The last 6 months have seen many industries completely turned on their heads. One that we’ve been following closely is the corporate event sector. We’ve been to many events over the years, organised a few, including some big ones, and spent a good part of the last couple of years building and perfecting a powerful business-class guest management system with one of our corporate partners.
In this series of blog posts, Chris gives an overview of all the things we’ve seen happening in the corporate event space, and why we think you should be excited about them, along with some key takeaways from people doing this stuff really well.
Be sure to check out part 1 of this series for an introduction to the world of Virtual and Hybrid events.
Event Design for the ‘New Normal’
The best events are great because they get people connecting, belonging and discovering. People often forget specifics of their experiences, but they almost always remember how they FELT at the event.
Marketing must evolve from traditional one-to-many broadcast channels to more personalised one-to-one methods. Marketing is becoming a conversation between individuals. Therefore plan your event by thinking about the audience first, not the event. Don’t start by making a list of all the cool stuff you can do at your event!
Start with your brand; what is the mission of the event? What is the ‘journey’ for someone who doesn’t know your brand yet, versus someone who has known it for years? What are your delegates' unmet needs? The role of “Event Planner” is rapidly becoming “Experiential Marketer”. You need to segment your audience and plan accordingly.
Segment your audience, plan each segment’s “journey”. Think about the “bridges” between virtual attendees and on-site attendees (things like live chat, Q&A, polls, etc.) and make sure they are well designed and not after-thoughts. Live chat is probably the most useful bridge between virtual and on-site attendees.
Always allow attendees to choose what level they interact at; some people just want to consume content quickly and easily, and forcing them to interact will just make them leave.)
For most types of hybrid events, make sure that your virtual attendees also have a sense of “place”, which is their home for the event. Try to make it feel like a real venue. This might include:
- An “arrival” video introducing the venue (could literally be filmed by someone walking into the venue and giving a brief tour)
- Brand the virtual interface to match the venue branding, colour schemes, etc.
- Multiple virtual ‘rooms’ for parallel tracks
- An “exhibition floor” to showcase exhibitors
- A helpdesk with live chat
- Breakout areas with live chat on particular topics
- On-site Ambassadors who live-stream the event
- Event ‘gift boxes’ sent out to virtual attendees (e.g. local coffee, snacks, socks..)
Remember that there is not really any accepted ‘best practice’ on this yet - everybody is trying to find a way to combine best practice for delivering a great traditional event with best practice for a great digital experience. Innovation is happening very quickly. Perhaps the best advice is (as always) try to assemble a great core team and great partners who can work together well across the on-site and on-line elements - don’t let the two aspects evolve separately.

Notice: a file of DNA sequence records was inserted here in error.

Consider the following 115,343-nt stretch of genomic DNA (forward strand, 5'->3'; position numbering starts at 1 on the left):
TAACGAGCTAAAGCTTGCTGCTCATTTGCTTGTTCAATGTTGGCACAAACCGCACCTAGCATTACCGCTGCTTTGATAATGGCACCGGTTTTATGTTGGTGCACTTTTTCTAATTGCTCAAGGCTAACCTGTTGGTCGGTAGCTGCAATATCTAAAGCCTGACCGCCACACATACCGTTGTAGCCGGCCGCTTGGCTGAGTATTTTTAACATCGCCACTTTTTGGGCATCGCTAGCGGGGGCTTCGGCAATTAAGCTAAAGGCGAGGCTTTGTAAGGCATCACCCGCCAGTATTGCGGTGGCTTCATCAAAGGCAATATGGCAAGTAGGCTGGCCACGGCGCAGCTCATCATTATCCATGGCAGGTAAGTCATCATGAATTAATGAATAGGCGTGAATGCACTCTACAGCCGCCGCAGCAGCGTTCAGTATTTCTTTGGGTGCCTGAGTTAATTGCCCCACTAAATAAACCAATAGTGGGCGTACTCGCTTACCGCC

If your budget allows, On-site Ambassadors who live-stream the event, and communicate with virtual attendees, can be a very powerful bridge between the real and the virtual. To get maximum benefit from this, there should be 2-way communication between your virtual audience and your ambassador(s); allow your attendees to make suggestions for where the ambassador goes and who they speak to.
On-site Ambassadors can also help integrate virtual attendees into real-world breaks in the programme (coffee and lunch breaks). Depending on your audience, you could consider high-energy interludes, where (for example) your ambassador leads a short exercise routine that gets virtual attendees up out of their chairs and moving around.
Live Chat and Serendipity
Live chat benefits massively from having great moderators. A really great moderator will watch all the chat that is happening and add significant value by actively inviting people (who may not currently be online) into relevant discussions. Your event app should support push notifications for this (“Moderator X has invited you to join a chat on topic Y”). This helps to create more “serendipity”, which is one of the main reported shortcomings of virtual events compared to in-person events.
Connecting your on-site event with a virtual audience via a big video wall is one of the few post-Covid paradigms that everyone settled on quickly as the ‘new normal’. The benefits are obvious - the video wall fills an otherwise empty space with life and colour, and provides immediate feedback for the people on-site. This is especially useful for speakers or presenters who are not used to speaking to a nearly-empty room; the virtual audience provides a big increase in “energy” that some speakers need to deliver a great performance.
Microsoft Team’s new “Together Mode” is already seeing widespread use for this, from reality TV contests through to top-tier sports like the NBA. A great tip to get the most from it is to place cameras next to or within the video wall itself, and make that feed available to the virtual audience; that way their view of the auditorium will be the same as if they were there, and the speaker will be looking directly at them.
Images © Microsoft.
This is where you run multiple simultaneous small local events, with relatively small numbers of on-site attendees in each location. Talks and sessions from each location can be streamed to the other locations, and to virtual attendees. With the current international travel restrictions, this can be a good option for certain types of event where you really need local teams to be physically present, and the rapidly increasing capabilities of software platforms makes them more viable than ever before. However, special consideration needs to be given to the volume of content that will be created - each hub will be constantly producing content, so great moderators are needed to select the best and most relevant content to share with other hubs.